In the Lower Ward, just beyond the Lord Chamberlain's Office, is a gateway leading to the long North Terrace, commanding a View of the Home Park, Eton, and Stoke Poges church (in the distance). This ends at the East Terrace, with the sunk Italian garden. The South Terrace overlooks the Great Park.
On the north Terrace is the public entrance to the State Apartments, which occupy the north wing of the Upper Ward. These are used mainly for royal visitors, and contain many fine pictures, valuable furniture, and other treasures.
From the entrance we ascend to the Upper Floor by the GRAND STAIRCASE, on which is displayed a rich collection of arms and armour, including suits of boys' armour made for the sons of James I. (mounted figures). Halfway up are a statue of George IV., by Chantrey, and the colours of the Irish regiments disbanded in 1922, and at the top are two sedan chairs which were used by Queen Charlotte.
In a room to the left of the Grand Staircase is the Queen's Doll's House, designed by Sir Edwin Lutyens on the scale of an inch to a foot, and furnished and decorated on the same scale by 1500 of the most eminent artists and craftsmen (1922-23).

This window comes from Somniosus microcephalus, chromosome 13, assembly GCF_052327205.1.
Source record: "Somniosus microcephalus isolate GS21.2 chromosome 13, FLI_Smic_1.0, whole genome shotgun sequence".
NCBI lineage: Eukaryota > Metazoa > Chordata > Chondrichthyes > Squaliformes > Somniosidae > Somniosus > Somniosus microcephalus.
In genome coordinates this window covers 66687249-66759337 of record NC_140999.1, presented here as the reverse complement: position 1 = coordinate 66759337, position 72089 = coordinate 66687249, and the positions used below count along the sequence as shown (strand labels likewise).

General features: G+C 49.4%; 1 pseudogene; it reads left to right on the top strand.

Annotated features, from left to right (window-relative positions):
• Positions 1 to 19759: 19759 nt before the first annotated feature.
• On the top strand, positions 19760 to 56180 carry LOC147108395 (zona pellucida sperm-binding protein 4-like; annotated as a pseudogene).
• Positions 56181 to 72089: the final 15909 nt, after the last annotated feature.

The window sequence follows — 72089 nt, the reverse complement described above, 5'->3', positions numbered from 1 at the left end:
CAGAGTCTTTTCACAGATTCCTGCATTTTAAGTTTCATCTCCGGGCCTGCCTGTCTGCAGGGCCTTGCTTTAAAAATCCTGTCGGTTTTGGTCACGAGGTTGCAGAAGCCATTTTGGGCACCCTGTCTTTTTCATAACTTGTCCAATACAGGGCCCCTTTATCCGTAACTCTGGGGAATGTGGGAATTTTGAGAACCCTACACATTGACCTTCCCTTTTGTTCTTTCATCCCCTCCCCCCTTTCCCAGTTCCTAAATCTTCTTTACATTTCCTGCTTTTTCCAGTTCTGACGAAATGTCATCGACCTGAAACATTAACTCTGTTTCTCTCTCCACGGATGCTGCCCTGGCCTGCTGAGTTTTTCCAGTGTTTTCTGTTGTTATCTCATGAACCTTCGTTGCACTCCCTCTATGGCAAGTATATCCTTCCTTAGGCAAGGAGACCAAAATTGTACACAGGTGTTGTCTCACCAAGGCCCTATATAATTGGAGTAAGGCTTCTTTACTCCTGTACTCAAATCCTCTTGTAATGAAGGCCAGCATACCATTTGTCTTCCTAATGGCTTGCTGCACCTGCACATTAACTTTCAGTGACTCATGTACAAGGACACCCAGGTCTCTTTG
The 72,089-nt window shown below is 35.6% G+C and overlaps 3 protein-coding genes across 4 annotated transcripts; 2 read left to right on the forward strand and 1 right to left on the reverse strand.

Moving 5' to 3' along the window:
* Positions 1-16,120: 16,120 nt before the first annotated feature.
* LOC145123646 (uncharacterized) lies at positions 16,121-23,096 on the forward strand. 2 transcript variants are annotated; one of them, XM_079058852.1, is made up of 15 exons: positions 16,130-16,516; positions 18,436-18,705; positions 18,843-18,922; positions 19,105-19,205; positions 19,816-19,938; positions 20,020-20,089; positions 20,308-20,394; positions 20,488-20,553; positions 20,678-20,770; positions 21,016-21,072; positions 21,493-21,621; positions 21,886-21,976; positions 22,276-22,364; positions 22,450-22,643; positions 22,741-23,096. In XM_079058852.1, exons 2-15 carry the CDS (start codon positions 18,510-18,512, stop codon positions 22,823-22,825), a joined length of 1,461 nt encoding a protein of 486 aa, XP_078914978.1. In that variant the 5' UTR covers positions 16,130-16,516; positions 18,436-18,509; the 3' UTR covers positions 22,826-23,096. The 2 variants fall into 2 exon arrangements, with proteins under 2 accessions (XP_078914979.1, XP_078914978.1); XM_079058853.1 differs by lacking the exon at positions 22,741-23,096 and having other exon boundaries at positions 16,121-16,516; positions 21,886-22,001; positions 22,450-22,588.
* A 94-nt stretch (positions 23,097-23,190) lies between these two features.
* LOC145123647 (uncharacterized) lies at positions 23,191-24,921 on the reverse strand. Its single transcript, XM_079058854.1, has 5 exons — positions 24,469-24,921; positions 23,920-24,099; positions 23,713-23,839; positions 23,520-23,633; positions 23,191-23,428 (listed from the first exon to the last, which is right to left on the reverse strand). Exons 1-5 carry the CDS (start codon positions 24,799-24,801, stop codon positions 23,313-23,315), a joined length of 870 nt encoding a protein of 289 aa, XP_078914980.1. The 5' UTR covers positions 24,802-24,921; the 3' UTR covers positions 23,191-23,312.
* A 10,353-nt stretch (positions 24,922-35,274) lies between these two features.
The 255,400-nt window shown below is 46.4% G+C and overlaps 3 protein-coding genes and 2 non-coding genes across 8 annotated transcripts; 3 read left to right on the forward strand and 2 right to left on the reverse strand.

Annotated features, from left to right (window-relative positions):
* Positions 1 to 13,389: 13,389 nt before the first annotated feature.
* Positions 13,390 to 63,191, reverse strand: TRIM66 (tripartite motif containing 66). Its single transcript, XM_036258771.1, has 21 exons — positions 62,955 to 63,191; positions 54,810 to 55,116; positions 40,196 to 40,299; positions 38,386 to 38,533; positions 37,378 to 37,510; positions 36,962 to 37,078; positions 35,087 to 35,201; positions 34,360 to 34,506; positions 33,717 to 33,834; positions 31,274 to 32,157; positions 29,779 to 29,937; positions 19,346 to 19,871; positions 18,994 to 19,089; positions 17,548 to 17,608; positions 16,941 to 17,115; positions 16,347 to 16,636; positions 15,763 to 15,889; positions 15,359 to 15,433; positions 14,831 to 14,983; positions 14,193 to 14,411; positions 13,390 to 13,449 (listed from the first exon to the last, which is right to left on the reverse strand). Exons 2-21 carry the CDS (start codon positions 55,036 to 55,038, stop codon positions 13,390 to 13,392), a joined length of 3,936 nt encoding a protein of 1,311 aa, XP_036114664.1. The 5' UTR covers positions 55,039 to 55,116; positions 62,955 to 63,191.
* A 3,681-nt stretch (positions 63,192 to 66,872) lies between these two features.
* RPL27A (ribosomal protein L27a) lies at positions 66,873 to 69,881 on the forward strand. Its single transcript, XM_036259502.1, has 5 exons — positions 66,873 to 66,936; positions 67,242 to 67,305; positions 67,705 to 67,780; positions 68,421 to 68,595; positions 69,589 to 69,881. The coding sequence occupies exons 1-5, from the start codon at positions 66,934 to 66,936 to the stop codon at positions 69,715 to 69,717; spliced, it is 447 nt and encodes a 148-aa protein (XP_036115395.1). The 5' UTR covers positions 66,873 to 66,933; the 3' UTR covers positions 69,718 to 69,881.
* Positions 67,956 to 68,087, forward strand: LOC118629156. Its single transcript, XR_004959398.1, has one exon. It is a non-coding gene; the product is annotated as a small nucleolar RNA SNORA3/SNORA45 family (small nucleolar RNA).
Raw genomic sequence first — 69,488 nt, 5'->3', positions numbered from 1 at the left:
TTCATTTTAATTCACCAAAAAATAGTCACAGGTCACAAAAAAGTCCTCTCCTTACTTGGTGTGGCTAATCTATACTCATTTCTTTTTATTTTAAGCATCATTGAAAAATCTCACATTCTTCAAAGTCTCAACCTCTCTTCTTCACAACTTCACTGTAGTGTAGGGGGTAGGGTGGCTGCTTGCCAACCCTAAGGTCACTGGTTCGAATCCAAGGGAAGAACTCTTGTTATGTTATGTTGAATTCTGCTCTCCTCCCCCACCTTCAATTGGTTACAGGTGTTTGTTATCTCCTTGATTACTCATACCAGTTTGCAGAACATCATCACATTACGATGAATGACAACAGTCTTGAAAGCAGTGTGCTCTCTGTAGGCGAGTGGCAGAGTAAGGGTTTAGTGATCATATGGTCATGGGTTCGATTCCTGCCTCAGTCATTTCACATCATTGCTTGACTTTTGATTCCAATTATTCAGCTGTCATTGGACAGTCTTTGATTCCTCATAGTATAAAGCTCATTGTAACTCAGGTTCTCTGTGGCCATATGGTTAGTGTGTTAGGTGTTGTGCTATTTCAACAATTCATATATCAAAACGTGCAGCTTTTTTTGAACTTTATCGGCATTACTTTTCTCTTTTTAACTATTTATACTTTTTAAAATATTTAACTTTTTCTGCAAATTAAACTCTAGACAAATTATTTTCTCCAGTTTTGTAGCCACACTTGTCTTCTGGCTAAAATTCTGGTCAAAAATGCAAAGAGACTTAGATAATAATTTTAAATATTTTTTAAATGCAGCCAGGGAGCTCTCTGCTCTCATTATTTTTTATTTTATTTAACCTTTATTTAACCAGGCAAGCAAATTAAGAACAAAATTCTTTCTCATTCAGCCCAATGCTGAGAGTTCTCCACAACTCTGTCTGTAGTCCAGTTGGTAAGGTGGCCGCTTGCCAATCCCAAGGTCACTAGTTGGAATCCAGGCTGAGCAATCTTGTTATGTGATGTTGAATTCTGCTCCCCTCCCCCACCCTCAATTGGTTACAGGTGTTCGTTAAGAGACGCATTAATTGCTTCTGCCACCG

The STATE ANTE-ROOM (badly lighted) has a ceiling by Verrio (Banquet of the Gods) and contains carvings by Grinling Gibbons, and four landscapes by Zuccarelli. In the KING'S DRAWING-ROOM or RUBENS ROOM is a series of noble works by Rubens (including portraits of himself and his first wife, Elizabeth Brandt) and a St. Martin by Van Dyck. The COUNCIL CHAMBER or GRAND BEDCHAMBER contains paintings by Canaletto, Guido Reni, Domenichino, and Zuccarelli. In the KING'S CLOSET are works by Breughel, Teniers, Berchem, and other Netherlandish masters; and in the QUEEN'S CLOSET are historical portraits, including those of Henry VIII. Edward VI., and Princess Elizabeth afterwards Queen), by Holbein (or his school), and of Prince Rupert, by Lely.
The PICTURE GALLERY contains many important works, including the following: Holbein, Four fine portraits; After Correggio, John the Baptist; Andrea del Sarto, Holy Family; Titian, Himself and a friend; Guido Reni, Cleopatra (over the door); Franciabigio, Gardener; Claude, Campagna; Rembrandt, Portraits of himself and his mother; Marinus van Reymerswael (formerly ascribed to Matsys), The Money-changers.
The QUEEN'S BALL ROOM or VAN DYCK ROOM contains what is perhaps the finest array in the world of Portraits by Van Dyck (22 in all). Among these are the familiar portrait of Charles I. mounted on a grey horse; groups of Charles I. and his family and of his children; four portraits of Queen Henrietta Maria; Head of Charles I., painted from three points of view for use in the execution of a bust, etc.
The ceiling of the QUEEN'S AUDIENCE CHAMBER is decorated with a painting by Verrio (Queen Catherine of Braganza as Britannia), and its walls are hung with Gobelins tapestry representing the story of Esther (continued in the next room). The portraits, in frames carved by Grinling Gibbons, are Princes William II. and Frederick of Orange (by Honthorst) and Mary, Queen of Scots. The furniture includes a cabinet that belonged to that princess.